3D printing pulls strings - a scenario that everyone who deals with 3D printing is confronted with. Luckily, there are a few ways to avoid or at least greatly reduce stringing. In this post, I explain how you can get the problem under control step by step.
What is stringing and how does it occur?
In short, stringing (also called oozing) is the “pulling” of the filament . This can happen with PLA, PETG ABS or any other material. The threads are created at the moment when the nozzle (= extruder or nozzle) lifts off the material to be printed in order to move to another position.
You can imagine it like this: The nozzle, which contains liquid filament, is pulled upwards. The moment it moves to a different location, a piece of the already liquefied material gets stuck in the air and solidifies. That's exactly what the stringing threads sticking out from the print object are. They look like cobwebs and spoil the printed object, which we actually want to have nice and smooth. So what to do?
How to avoid stringing?
Unfortunately, the truth is: Stringing or oozing can hardly be avoided 100% in the long term. But you can make sure to limit it as much as possible.
The most common reasons for unsightly stringing are filament that is too hot and an incorrectly set retraction. Your job is to find out what exactly is causing the problem and then fix it. I recommend going through the following solutions step by step:
If a retraction is activated on the 3D printer, the filament is pulled back a little the moment the nozzle lifts off. The idea: the moment the nozzle starts up, there should be no more liquefied material in it that could escape uncontrollably.
The retraction is activated and set in the slicer (= program in which various settings for the printer can be made, e.g. Simplify3D or Cura). In some programs it is already activated by default. If you're having trouble with stringing, you should check and, if you haven't already, activate the retraction.
Increase retreat distance
The retraction distance describes how much the filament should be retracted. You set it in millimeters. In general, the greater the retreat distance, the less likely it is that the pressure will pull strings. Caution: If the retraction path is too large, there is a risk that the filament will not be ready quickly enough when the nozzle lowers again and the print is to be continued. So do some test prints until you find the perfect mean.
Increase retreat speed
The higher the retraction speed, the faster the filament will be retracted. So, to avoid stringing, you can try adjusting the retraction speed upwards. This is also set in the slider, using millimeters per second. Again, you'll probably need to do a bit of testing to find the ideal values.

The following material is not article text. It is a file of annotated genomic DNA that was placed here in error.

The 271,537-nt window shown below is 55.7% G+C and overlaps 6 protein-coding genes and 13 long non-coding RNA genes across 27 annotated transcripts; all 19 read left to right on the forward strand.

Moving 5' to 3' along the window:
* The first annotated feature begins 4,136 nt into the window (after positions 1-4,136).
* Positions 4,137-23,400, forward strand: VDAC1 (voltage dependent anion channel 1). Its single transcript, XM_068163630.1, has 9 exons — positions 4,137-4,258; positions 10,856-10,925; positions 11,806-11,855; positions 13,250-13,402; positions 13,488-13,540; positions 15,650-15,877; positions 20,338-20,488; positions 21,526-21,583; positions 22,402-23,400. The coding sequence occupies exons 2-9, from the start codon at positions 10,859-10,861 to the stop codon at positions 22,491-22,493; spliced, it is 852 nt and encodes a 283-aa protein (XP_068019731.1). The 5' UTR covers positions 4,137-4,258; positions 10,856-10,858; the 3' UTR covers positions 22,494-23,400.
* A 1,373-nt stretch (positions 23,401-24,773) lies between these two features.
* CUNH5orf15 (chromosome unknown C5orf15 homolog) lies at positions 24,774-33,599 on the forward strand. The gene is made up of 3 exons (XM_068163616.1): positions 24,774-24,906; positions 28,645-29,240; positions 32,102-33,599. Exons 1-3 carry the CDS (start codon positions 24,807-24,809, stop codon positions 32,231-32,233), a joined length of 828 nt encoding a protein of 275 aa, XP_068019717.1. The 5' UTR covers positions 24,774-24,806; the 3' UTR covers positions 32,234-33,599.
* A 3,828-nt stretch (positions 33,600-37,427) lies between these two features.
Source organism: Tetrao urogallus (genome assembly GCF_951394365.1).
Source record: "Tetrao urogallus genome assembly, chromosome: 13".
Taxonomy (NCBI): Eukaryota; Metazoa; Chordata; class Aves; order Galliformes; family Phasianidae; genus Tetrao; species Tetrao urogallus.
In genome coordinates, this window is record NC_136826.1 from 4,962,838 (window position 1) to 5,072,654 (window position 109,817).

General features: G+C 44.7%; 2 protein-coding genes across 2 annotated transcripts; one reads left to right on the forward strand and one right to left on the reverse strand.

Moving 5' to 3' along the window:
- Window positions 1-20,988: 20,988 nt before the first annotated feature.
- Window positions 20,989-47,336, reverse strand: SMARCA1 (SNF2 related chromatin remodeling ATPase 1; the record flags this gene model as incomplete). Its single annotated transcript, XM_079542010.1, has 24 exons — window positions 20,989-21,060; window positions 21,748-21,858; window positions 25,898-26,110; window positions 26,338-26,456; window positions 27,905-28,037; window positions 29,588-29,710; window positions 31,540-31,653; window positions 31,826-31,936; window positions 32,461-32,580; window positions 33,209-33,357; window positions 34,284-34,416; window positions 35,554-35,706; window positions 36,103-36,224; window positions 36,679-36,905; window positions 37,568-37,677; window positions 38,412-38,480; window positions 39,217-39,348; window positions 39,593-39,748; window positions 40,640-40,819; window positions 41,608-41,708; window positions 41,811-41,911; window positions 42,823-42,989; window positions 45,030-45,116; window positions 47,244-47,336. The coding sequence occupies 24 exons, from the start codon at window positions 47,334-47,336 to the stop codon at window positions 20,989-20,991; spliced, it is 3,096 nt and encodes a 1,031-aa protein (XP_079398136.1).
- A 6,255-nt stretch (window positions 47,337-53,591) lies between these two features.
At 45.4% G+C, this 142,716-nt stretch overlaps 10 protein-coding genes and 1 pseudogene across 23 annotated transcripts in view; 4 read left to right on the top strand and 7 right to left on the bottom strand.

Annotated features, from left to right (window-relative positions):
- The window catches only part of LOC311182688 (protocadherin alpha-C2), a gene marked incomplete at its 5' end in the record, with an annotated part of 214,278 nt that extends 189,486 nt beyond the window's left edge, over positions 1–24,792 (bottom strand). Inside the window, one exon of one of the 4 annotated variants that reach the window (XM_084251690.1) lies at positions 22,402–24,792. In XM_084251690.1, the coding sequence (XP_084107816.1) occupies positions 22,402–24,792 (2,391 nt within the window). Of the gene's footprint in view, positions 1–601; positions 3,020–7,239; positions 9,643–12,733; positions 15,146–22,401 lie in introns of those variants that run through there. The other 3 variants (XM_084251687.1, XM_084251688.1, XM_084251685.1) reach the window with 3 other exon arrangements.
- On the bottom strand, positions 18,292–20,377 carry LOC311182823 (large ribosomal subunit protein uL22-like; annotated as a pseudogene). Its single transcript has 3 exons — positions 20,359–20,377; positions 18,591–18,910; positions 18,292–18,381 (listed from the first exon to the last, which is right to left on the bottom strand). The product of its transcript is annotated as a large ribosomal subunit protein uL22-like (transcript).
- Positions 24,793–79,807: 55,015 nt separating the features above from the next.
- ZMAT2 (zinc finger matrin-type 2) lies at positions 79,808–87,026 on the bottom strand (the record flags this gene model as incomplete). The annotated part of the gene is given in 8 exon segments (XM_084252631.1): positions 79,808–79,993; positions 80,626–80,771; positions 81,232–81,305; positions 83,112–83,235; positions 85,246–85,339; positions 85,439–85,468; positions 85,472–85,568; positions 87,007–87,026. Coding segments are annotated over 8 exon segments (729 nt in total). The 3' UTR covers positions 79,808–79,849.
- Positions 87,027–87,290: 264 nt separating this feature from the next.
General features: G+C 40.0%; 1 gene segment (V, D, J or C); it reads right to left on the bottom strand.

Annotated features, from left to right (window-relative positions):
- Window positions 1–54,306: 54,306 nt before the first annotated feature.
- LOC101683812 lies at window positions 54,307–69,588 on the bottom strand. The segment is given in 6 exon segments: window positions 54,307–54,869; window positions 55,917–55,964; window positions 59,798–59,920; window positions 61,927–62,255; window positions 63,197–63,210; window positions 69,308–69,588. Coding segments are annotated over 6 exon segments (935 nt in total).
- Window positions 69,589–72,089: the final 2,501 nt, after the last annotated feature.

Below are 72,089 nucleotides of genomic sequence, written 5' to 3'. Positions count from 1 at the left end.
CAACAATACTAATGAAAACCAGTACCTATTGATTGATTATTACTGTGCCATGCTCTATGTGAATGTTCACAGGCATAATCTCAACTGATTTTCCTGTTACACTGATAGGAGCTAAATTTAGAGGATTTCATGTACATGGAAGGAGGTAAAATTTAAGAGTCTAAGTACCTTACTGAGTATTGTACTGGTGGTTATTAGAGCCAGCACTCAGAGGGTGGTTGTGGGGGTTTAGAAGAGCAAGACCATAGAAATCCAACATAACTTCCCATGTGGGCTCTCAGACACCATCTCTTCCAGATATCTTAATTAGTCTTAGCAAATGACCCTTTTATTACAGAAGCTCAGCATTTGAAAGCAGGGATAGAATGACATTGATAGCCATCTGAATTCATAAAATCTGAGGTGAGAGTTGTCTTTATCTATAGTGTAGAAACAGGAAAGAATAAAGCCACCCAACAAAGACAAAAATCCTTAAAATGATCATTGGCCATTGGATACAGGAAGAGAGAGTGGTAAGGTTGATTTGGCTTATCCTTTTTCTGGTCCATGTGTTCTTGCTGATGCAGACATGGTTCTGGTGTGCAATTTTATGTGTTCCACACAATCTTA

Tip for testing proper retraction settings: Retraction Test on Thingiverse.com .
Decrease print temperature
The hotter the filament, the more fluid it becomes and the faster it can flow - so the print is more likely to pull strings. As a rule, filament manufacturers provide information on the optimal printing temperature for the material, e.g. 180-200ºC. It is best to always start with the lower temperature limit and increase it in 5-degree increments if necessary (slicer settings). If you are already printing at a higher temperature, correct down by 5 degrees incrementally until the filament pulls fewer threads. Attention: If the temperature is too low, you will have the problem that there is not enough liquid filament available for printing ("under-extrusion").
Tip for testing correct print temperature : Temperature Calibration Tower on Thingiverse.com .
Increase print speed
Another reason for stringing can be a nozzle moving too slowly across the print bed. Then the liquid filament has more time to come out of the nozzle and pull threads. The print speed is also set in the slicer. Correct them up step by step until the filament stops pulling threads. Caution: Too high speed at low temperature can cause under-extrusion.
After printing the same material for a long time, material deposits can form on the nozzle. The extruded filament then likes to stick to these deposits and pull strings. To avoid stringing and other printing problems, you should ideally clean the nozzle after each printing process (there are special needles for this, but paper and brushes can also be used). Attention: Depending on the material of the nozzle, you have to be careful when cleaning it so as not to damage it. The standard brass nozzles in particular are quite vulnerable. Accidentally nicking the opening of the nozzle can lead to stringing!
Use high quality filament
High-quality filament like that from Vision 3D is less prone to 3D printing problems such as stringing and warping - partly because it is very durable and has little variation in diameter, which helps to avoid stringing. Having said that, every time you change filament you have to start over, run tests and update the settings. If you are currently using filament of inferior quality, the switch should certainly be worthwhile.
Store filament dry
Filament that is not stored properly will lose quality over time and is more likely to pull more threads. This is especially true for PLA filament. Therefore, keep your filaments at a moderate room temperature (18 to 25 °C) and low humidity. A damp basement is therefore not a suitable place - it is better to keep filament rolls airtight (e.g. in special slipbags) in a heated room.
SOS tip if the pressure does pull threads
A few threads here and there can hardly be avoided in the long term. In this case, you can remove them with a pair of pliers and ultimately get a nice, smooth print result.
George from Vision 3D
Through intensively dealing with 3D printing, Jörg has blossomed from a complete beginner to a 3D printing specialist within a few months and has turned his hobby into a career. He shares his experiences on the Vision 3D blog.